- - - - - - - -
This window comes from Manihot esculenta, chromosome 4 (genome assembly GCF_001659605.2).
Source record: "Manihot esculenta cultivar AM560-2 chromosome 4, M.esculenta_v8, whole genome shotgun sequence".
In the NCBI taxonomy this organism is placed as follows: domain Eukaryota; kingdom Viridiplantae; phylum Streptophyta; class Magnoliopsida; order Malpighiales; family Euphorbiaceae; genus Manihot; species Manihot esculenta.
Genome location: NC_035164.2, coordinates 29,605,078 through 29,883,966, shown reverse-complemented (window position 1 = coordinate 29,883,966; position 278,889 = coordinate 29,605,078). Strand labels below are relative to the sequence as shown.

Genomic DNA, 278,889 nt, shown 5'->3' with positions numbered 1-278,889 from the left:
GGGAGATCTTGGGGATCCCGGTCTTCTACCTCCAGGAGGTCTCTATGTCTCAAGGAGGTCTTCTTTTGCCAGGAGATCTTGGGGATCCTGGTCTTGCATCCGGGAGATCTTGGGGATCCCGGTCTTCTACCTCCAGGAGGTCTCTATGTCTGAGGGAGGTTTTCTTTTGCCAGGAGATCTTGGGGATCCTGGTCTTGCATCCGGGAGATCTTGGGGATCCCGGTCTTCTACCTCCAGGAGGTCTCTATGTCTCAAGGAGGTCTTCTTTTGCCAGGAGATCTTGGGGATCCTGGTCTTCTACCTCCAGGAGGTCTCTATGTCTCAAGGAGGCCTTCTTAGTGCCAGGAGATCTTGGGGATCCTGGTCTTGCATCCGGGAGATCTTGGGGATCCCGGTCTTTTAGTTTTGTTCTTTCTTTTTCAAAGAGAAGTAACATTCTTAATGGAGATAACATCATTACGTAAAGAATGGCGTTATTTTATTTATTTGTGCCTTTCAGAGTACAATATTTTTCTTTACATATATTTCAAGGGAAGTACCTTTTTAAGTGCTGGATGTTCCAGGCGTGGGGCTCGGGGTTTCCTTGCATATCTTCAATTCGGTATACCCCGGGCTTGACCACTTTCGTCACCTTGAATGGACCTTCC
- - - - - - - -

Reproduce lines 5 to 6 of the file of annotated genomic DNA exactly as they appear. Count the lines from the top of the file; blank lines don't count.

Genomic DNA, 278,889 nt, shown 5'->3' with positions numbered 1-278,889 from the left:
GGGAGATCTTGGGGATCCCGGTCTTCTACCTCCAGGAGGTCTCTATGTCTCAAGGAGGTCTTCTTTTGCCAGGAGATCTTGGGGATCCTGGTCTTGCATCCGGGAGATCTTGGGGATCCCGGTCTTCTACCTCCAGGAGGTCTCTATGTCTGAGGGAGGTTTTCTTTTGCCAGGAGATCTTGGGGATCCTGGTCTTGCATCCGGGAGATCTTGGGGATCCCGGTCTTCTACCTCCAGGAGGTCTCTATGTCTCAAGGAGGTCTTCTTTTGCCAGGAGATCTTGGGGATCCTGGTCTTCTACCTCCAGGAGGTCTCTATGTCTCAAGGAGGCCTTCTTAGTGCCAGGAGATCTTGGGGATCCTGGTCTTGCATCCGGGAGATCTTGGGGATCCCGGTCTTTTAGTTTTGTTCTTTCTTTTTCAAAGAGAAGTAACATTCTTAATGGAGATAACATCATTACGTAAAGAATGGCGTTATTTTATTTATTTGTGCCTTTCAGAGTACAATATTTTTCTTTACATATATTTCAAGGGAAGTACCTTTTTAAGTGCTGGATGTTCCAGGCGTGGGGCTCGGGGTTTCCTTGCATATCTTCAATTCGGTATACCCCGGGCTTGACCACTTTCGTCACCTTGAATGGACCTTCC